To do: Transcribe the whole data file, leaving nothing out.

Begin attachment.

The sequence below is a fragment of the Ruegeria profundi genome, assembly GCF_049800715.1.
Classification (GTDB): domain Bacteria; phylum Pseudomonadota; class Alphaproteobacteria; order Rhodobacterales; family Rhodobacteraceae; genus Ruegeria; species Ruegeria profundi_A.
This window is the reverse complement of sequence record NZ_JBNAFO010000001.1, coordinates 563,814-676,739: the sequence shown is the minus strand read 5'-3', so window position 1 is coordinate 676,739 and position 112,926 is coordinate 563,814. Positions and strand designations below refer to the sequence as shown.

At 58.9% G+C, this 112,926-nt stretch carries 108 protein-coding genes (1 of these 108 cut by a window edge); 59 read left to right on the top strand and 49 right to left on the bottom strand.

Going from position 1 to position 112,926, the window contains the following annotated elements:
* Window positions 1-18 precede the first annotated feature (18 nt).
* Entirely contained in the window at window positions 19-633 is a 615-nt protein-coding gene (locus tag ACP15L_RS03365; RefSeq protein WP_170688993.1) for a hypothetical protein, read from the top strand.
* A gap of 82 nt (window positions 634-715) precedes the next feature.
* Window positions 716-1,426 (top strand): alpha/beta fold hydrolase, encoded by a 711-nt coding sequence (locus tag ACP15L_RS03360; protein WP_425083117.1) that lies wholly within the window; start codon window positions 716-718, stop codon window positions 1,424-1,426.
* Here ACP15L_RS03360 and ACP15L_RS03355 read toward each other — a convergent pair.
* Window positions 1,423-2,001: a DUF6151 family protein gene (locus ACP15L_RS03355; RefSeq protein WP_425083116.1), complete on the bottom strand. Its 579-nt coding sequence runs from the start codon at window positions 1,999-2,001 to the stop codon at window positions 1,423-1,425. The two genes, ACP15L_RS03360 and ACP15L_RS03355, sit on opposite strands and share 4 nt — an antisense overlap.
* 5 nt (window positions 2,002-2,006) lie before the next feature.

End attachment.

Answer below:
The sequence below is a fragment of the Ruegeria profundi genome, assembly GCF_049800715.1.
Classification (GTDB): domain Bacteria; phylum Pseudomonadota; class Alphaproteobacteria; order Rhodobacterales; family Rhodobacteraceae; genus Ruegeria; species Ruegeria profundi_A.
This window is the reverse complement of sequence record NZ_JBNAFO010000001.1, coordinates 563,814-676,739: the sequence shown is the minus strand read 5'-3', so window position 1 is coordinate 676,739 and position 112,926 is coordinate 563,814. Positions and strand designations below refer to the sequence as shown.

At 58.9% G+C, this 112,926-nt stretch carries 108 protein-coding genes (1 of these 108 cut by a window edge); 59 read left to right on the top strand and 49 right to left on the bottom strand.

Going from position 1 to position 112,926, the window contains the following annotated elements:
* Window positions 1-18 precede the first annotated feature (18 nt).
* Entirely contained in the window at window positions 19-633 is a 615-nt protein-coding gene (locus tag ACP15L_RS03365; RefSeq protein WP_170688993.1) for a hypothetical protein, read from the top strand.
* A gap of 82 nt (window positions 634-715) precedes the next feature.
* Window positions 716-1,426 (top strand): alpha/beta fold hydrolase, encoded by a 711-nt coding sequence (locus tag ACP15L_RS03360; protein WP_425083117.1) that lies wholly within the window; start codon window positions 716-718, stop codon window positions 1,424-1,426.
* Here ACP15L_RS03360 and ACP15L_RS03355 read toward each other — a convergent pair.
* Window positions 1,423-2,001: a DUF6151 family protein gene (locus ACP15L_RS03355; RefSeq protein WP_425083116.1), complete on the bottom strand. Its 579-nt coding sequence runs from the start codon at window positions 1,999-2,001 to the stop codon at window positions 1,423-1,425. The two genes, ACP15L_RS03360 and ACP15L_RS03355, sit on opposite strands and share 4 nt — an antisense overlap.
* 5 nt (window positions 2,002-2,006) lie before the next feature.